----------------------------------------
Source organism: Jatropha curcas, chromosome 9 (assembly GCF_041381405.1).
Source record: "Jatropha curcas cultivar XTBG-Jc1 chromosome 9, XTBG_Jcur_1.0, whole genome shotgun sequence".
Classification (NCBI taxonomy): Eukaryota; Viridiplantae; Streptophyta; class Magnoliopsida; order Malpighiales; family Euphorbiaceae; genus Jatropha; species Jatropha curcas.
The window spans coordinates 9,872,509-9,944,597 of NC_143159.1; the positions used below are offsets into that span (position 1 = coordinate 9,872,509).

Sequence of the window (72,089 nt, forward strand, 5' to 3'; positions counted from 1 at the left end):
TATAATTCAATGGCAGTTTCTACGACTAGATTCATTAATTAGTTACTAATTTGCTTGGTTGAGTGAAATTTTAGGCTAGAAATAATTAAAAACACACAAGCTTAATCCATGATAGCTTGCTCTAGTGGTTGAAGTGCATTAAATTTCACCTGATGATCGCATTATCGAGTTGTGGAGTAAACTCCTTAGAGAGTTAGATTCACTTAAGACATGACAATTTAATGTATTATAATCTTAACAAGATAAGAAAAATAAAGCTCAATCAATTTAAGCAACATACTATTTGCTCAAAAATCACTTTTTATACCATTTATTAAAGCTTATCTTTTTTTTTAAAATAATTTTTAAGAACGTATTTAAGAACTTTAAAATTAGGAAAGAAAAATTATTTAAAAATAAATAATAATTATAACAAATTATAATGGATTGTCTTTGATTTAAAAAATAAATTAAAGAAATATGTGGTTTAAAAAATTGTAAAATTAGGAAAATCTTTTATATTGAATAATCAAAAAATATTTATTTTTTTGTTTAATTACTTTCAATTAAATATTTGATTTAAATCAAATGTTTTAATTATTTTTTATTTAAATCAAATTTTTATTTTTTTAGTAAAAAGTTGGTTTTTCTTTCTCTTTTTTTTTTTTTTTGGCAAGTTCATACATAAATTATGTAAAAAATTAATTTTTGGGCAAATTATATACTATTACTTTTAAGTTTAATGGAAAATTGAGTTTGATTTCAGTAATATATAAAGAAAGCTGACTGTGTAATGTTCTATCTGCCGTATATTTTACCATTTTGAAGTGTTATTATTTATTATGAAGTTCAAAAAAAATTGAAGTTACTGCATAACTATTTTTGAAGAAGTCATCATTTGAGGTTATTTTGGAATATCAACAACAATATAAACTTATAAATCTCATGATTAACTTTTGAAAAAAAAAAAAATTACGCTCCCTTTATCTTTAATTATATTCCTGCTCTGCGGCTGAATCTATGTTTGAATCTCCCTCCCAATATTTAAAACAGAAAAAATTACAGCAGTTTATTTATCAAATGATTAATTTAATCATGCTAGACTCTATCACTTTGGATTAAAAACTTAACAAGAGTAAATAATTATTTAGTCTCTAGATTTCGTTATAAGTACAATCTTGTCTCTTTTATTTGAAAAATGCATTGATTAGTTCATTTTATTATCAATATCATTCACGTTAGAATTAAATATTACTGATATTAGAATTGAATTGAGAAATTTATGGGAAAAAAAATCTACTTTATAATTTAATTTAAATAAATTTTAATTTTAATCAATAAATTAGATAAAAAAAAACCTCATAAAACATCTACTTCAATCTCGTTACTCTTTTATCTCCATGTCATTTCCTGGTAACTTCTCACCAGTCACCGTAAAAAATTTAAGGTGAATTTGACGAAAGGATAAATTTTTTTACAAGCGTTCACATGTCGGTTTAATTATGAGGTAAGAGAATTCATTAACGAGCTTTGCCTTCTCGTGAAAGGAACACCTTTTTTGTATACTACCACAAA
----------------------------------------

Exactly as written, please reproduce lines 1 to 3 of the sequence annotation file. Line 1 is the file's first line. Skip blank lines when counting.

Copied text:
Source organism: Jatropha curcas, chromosome 9 (assembly GCF_041381405.1).
Source record: "Jatropha curcas cultivar XTBG-Jc1 chromosome 9, XTBG_Jcur_1.0, whole genome shotgun sequence".
Classification (NCBI taxonomy): Eukaryota; Viridiplantae; Streptophyta; class Magnoliopsida; order Malpighiales; family Euphorbiaceae; genus Jatropha; species Jatropha curcas.